LiDAR stands for “Light Detection and Ranging” and it has become an important tool in the field of archaeology.
LiDAR UK has this to say about the process:
LiDAR data is very accurate, high resolution 3D data. Captured using special sensors, from the air or the ground, it results in a set of “dots” suspended in a three-dimensional space. These dots can be displayed in special software or converted into a 3D mesh for use in many modern 3D software packages, such as 3D Studio MAX, Maya and Sketchup.
LiDAR technology uses light sensors to measure the distance between the sensor and the target object. From an aircraft this includes objects such as the ground, buildings and vegetation. For ground based LiDAR it measures building fronts and street furniture in extreme detail. With the latest technologies it is also possible to obtain colour values of the scanned surface to create an automatically texturered model.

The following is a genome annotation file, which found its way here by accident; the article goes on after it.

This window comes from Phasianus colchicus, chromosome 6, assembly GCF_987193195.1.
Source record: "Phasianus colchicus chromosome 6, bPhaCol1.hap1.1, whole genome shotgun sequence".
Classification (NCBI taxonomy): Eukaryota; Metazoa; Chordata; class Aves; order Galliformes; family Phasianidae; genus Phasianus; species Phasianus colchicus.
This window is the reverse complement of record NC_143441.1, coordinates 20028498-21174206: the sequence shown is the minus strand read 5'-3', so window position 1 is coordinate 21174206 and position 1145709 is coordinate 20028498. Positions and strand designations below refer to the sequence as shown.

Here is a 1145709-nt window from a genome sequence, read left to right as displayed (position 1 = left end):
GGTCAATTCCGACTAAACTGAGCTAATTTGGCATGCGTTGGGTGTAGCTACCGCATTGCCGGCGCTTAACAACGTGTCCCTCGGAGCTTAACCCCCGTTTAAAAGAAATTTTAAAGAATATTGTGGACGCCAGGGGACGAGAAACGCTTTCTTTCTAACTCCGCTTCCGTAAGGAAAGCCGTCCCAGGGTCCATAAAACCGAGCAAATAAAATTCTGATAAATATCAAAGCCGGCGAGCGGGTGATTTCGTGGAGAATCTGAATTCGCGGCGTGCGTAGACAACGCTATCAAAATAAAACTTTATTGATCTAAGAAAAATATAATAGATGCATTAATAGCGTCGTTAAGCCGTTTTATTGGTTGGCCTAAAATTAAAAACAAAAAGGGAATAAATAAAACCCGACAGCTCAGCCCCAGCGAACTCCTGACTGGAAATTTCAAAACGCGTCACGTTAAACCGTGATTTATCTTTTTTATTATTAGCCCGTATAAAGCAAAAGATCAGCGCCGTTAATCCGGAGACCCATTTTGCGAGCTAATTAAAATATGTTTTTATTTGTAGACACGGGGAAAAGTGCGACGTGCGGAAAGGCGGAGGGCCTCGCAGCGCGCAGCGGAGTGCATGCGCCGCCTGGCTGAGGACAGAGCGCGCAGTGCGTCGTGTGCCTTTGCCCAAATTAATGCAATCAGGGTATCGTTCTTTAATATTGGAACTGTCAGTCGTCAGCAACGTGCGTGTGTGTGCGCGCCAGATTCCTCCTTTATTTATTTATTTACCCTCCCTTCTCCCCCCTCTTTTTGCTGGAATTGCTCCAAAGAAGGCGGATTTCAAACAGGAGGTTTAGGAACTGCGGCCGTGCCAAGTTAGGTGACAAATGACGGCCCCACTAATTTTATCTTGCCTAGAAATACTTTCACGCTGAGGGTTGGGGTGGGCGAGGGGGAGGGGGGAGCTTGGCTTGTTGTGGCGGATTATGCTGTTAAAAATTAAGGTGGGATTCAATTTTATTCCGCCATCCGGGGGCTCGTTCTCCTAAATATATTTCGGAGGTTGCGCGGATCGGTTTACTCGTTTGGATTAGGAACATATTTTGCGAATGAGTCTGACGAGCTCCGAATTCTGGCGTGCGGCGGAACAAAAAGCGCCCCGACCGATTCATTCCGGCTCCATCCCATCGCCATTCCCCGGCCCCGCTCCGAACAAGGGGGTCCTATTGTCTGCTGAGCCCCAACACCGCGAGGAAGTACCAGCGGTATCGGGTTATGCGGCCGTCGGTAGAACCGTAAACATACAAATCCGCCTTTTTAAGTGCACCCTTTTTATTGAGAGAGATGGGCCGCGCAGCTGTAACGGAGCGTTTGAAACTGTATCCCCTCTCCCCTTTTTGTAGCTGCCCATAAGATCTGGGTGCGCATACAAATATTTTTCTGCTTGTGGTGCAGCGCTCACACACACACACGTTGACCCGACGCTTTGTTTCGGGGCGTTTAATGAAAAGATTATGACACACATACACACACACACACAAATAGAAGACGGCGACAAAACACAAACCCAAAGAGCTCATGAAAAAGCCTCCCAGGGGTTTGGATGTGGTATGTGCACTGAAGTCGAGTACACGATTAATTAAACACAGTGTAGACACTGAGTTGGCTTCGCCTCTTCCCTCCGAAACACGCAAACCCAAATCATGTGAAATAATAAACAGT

LiDAR is ideal when very high accuracy measurements are required and is very cost effective for the amount of data generated. Airborne LiDAR is becoming more and more popular as a source of terrain mapping due to the high levels of detail it provides. Many companies now offer substantial amounts of “off-the-shelf” data as new areas are being flown and added to exisiting archives.
Historic England have produced a page about LiDAR with respect to archaeology – click here to take a look.
The UK Environment Agency released their LiDAR data (over 8,000 datasets) in 2015. They launched their portal on Datashare at http://environment.data.gov.uk/ds/survey. where users can access 2m, 1m and 50cm LiDAR composite data for free.
LiDAR results over Shorne include these images:
This image shows the ‘terrain’ results or DTM. It’s ideal for looking for both the archaeology of woodlands and archaeology in woodlands.
This one shows the first return of the laser survey, the ‘surface’ results or DSM, showing the tree cover across the park, which is also great for tree surveys.